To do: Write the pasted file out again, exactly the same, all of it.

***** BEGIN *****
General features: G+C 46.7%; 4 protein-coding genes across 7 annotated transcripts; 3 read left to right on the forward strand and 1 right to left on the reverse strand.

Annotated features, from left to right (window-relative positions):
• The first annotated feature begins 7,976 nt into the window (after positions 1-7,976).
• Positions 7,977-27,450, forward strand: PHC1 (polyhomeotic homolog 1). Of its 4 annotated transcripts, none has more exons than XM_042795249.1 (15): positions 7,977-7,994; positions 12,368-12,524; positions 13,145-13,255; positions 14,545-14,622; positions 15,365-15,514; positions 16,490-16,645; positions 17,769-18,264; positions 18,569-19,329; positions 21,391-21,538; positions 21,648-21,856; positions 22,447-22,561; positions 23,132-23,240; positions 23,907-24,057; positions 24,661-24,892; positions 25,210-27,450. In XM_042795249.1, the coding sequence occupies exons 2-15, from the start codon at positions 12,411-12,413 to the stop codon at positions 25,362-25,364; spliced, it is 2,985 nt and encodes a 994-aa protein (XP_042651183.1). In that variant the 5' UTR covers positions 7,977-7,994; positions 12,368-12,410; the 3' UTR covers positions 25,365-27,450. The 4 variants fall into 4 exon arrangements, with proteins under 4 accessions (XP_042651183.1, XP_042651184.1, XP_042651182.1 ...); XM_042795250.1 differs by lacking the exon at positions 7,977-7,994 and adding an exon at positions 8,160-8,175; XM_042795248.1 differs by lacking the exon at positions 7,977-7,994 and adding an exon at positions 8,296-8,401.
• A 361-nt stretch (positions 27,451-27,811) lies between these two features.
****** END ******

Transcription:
General features: G+C 46.7%; 4 protein-coding genes across 7 annotated transcripts; 3 read left to right on the forward strand and 1 right to left on the reverse strand.

Annotated features, from left to right (window-relative positions):
• The first annotated feature begins 7,976 nt into the window (after positions 1-7,976).
• Positions 7,977-27,450, forward strand: PHC1 (polyhomeotic homolog 1). Of its 4 annotated transcripts, none has more exons than XM_042795249.1 (15): positions 7,977-7,994; positions 12,368-12,524; positions 13,145-13,255; positions 14,545-14,622; positions 15,365-15,514; positions 16,490-16,645; positions 17,769-18,264; positions 18,569-19,329; positions 21,391-21,538; positions 21,648-21,856; positions 22,447-22,561; positions 23,132-23,240; positions 23,907-24,057; positions 24,661-24,892; positions 25,210-27,450. In XM_042795249.1, the coding sequence occupies exons 2-15, from the start codon at positions 12,411-12,413 to the stop codon at positions 25,362-25,364; spliced, it is 2,985 nt and encodes a 994-aa protein (XP_042651183.1). In that variant the 5' UTR covers positions 7,977-7,994; positions 12,368-12,410; the 3' UTR covers positions 25,365-27,450. The 4 variants fall into 4 exon arrangements, with proteins under 4 accessions (XP_042651183.1, XP_042651184.1, XP_042651182.1 ...); XM_042795250.1 differs by lacking the exon at positions 7,977-7,994 and adding an exon at positions 8,160-8,175; XM_042795248.1 differs by lacking the exon at positions 7,977-7,994 and adding an exon at positions 8,296-8,401.
• A 361-nt stretch (positions 27,451-27,811) lies between these two features.